bullet Version 4 (IPv4)

RFC760 and RFC791 state that the Internet Protocol (IP) performs two basic functions: fragmentation and addressing. Internet Protocol (IP) specifies a datagram format that contains a header and a body (payload) (encapsulated data): the header contains the information needed to transport the datagram and contains the following fields (Version 4):

Simple put: Version field will state it's IPv4; IHL field provides the length of the datagram header; DSCP and ECN fields provide routing information, outlining the parameters to transmit the datagram, and previously referred to as Type of Service; Idenitifcation, Flags and Offset fields provide fragmentation information if the datagram is fragmented and will be sent across 'small packet' networks, using fields like Don't Fragment This Datagram (DF) or More Fragments Flag (MF); Time to Live field destroys the datagram if it takes the datagram too many 'hops' to reach it's destination; Protocol field states whether the datagram is TCP etc; Header Checksum field checks the header for errors; Source and Destination Address fields provide a 32-bit decimal number with four octets (first octet is the source / destination network, and the following octets are the local network addresses); and Options field can provide services like a Time Stamp.

bullet Version 6 (IPv6)

As the Internet expanded in the 1990's, IPv4 ran out of numbers it could assign (4.3 billion); IANA stated that it had exhausted IPv4 number blocks in 2011. Therefore, version 6 of the Internet Protocol (IP) was developed in the 1990's and was released in 1998. IPv6 defined a 128bit number and is currently used on the Internet; as well as Version 4. It has been estimated that in 2014 95% of all Internet traffic uses IPv6. The specification for IPv6 was outlinted in RFC2460 in 1998 by S. Deering and R. Hinden: this document states that the purpose of IPv6 was: to increase the amount of available IP addresses by creating a 128 bit number; to simplify the header of the datagram; provide more options and extensions; and to provide a new security, privacy and flow label capability. One difference between IPv4 and IPv6 is that routers cannot fragment datagrams in IPv6. The format of the IPv6 datagram header is as follows:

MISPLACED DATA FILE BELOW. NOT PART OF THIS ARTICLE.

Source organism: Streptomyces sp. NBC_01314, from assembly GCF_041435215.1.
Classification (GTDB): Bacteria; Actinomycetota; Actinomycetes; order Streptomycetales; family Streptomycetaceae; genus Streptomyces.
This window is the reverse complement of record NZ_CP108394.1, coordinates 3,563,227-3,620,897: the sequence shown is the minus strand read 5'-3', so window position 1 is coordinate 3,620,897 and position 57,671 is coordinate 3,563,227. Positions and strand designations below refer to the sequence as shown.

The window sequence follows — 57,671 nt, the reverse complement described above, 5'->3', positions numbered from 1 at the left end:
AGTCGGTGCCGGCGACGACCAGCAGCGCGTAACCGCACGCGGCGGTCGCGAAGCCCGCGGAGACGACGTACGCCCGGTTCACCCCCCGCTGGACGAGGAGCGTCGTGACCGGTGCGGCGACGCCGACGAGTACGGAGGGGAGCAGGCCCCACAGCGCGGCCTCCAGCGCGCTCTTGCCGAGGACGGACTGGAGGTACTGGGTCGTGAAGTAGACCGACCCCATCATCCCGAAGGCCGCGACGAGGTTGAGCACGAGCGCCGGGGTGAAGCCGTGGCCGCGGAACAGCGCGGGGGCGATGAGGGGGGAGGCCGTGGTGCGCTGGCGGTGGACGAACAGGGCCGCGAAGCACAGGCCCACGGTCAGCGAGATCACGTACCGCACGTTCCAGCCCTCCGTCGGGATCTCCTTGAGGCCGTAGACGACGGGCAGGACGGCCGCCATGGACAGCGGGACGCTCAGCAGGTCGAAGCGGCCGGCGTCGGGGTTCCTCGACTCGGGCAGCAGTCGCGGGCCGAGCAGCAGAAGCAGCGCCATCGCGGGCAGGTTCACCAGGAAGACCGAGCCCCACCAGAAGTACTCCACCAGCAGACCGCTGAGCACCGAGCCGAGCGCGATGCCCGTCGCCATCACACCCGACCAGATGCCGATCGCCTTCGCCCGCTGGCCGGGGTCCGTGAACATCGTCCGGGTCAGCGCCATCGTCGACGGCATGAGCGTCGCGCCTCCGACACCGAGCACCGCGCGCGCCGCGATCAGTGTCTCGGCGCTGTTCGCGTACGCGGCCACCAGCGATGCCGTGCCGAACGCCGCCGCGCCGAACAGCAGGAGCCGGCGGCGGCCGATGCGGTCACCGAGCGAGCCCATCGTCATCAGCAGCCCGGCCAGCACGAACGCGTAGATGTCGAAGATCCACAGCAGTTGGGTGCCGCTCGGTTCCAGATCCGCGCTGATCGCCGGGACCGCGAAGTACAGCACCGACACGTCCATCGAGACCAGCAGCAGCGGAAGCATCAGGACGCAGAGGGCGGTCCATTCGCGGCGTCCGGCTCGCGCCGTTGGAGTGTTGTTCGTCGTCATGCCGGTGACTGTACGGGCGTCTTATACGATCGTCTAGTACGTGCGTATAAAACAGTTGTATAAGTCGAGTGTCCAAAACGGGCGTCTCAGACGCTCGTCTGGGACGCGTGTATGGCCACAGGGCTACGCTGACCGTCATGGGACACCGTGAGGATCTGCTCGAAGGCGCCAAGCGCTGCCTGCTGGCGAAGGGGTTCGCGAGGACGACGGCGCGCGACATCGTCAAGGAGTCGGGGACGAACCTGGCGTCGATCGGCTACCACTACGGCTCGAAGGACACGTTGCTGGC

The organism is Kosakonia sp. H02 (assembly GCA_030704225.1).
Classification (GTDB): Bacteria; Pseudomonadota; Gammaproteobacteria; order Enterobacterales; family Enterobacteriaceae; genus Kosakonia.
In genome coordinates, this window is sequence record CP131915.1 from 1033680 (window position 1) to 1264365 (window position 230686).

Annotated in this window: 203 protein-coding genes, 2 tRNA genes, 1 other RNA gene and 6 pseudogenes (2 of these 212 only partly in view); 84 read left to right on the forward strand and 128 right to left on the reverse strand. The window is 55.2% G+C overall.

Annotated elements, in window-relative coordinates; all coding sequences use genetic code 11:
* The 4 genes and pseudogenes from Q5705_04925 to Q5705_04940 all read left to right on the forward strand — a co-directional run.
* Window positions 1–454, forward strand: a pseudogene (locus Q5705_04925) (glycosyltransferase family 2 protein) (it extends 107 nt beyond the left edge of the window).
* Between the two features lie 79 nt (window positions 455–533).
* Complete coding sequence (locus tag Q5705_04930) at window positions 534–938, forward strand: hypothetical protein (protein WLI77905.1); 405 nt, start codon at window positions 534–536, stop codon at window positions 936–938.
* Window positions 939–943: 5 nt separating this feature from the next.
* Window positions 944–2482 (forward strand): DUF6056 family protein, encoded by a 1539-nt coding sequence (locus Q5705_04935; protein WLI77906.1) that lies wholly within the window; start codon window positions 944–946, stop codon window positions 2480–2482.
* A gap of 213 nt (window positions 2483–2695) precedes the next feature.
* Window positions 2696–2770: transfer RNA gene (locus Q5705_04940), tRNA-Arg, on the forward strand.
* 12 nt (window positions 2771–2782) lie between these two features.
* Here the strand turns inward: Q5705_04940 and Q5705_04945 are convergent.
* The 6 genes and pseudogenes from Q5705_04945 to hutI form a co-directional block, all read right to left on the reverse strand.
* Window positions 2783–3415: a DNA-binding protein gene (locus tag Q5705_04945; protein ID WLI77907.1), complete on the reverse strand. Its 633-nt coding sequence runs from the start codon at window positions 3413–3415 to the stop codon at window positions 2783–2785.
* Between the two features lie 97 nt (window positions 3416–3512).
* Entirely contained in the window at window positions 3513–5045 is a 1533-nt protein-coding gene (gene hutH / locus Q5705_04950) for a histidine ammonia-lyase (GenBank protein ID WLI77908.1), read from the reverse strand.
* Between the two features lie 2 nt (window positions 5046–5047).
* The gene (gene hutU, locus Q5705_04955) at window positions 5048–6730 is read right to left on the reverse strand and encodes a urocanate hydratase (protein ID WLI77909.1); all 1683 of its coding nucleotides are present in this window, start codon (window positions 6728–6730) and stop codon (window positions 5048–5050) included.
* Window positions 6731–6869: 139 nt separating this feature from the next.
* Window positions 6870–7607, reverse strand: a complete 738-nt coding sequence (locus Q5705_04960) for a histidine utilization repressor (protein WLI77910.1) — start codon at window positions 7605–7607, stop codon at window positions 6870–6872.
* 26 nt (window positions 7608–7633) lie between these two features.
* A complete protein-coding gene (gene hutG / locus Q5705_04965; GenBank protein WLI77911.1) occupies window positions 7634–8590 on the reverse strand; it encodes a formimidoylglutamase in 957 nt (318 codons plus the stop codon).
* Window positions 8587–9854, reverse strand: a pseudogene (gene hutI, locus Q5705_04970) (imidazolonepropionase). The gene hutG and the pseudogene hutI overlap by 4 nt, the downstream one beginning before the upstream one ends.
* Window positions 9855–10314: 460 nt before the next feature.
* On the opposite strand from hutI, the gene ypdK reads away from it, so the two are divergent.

As you can see, the amount of fields in the IPv6 header is lower than for the IPv4 header, but many of the fields are similar in their function (Time to Live in IPv4 and Hop Limit in IPv6). The most obvious difference, and the primary reason for IPv6 is the size and structure of the source and destination address. IPv4 specified a 32-bit decimal number, made up of four numerical octets: such as 100.00.000.1. IPv4 specified a 128-bit number, made up of hexadecimal characters (numbers and letters) in a syntax of eight 4-character hexadecimal numbers: such as FFFF:AA00:0000:0AAA:1234:0000:000A:111A.

One of the primary criticisms of IPv6, and something acknowledged by it's designers, is it lacks backwards compatibility with IPv4 and this has delayed it's adoption.